Women who use birth-control pills or other contraceptives containing oestrogen, hormone important for sexual and reproductive development in females, are likely to improve their vitamin D levels, a study says.
The findings, after adjusting for seasonal exposure to sunlight, showed that the use of contraceptive pills, patch or ring containing oestrogen was associated with a 20 per cent higher 25-hydroxy vitamin D level.
"The study found that women who were using contraception containing oestrogen tended to have higher vitamin D levels," said lead author, Quaker E. Harmon from the National Institute of Environmental Health Sciences in North Carolina, USA.
On the other hand, "such levels are likely to fall when they cease to use such contraceptives," Harmon added.
Women who stop the use of contraceptives containing oestrogen may run the risk of developing vitamin D deficiency just when they want to become pregnant, the researchers said in the work published in the Journal of Clinical Endocrinology and Metabolism.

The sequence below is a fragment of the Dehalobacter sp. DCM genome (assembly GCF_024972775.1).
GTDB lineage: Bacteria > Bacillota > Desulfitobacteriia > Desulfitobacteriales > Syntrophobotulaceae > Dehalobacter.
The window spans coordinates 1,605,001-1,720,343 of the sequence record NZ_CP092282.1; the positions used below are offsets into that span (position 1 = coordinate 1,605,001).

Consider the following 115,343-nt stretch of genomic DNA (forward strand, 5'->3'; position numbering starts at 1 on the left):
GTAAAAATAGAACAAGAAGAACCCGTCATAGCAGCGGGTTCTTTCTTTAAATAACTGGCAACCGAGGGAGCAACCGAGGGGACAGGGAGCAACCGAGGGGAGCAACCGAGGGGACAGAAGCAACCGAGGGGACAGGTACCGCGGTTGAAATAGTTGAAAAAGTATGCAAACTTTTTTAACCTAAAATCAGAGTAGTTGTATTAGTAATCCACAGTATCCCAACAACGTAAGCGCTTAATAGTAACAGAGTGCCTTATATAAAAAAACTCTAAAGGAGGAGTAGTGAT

"For women who are planning to stop using birth control, it is worth taking steps to ensure that vitamin D levels are adequate while trying to conceive and during pregnancy," Harmon suggested.
About 10 per cent of the body's vitamin D supply comes from food, including fatty fish and milk fortified with the vitamin.
During pregnancy, women produce increased amounts of the active form of vitamin D to support formation of the foetal skeleton.
As a result, pregnant women face an increased risk of developing vitamin D deficiency, according to the Endocrine Society's Clinical Practice Guideline on Vitamin D deficiency.
For the study, the team conducted a data analysis of 1662 African-American women between the ages of 23 and 34.
Inputs from IANS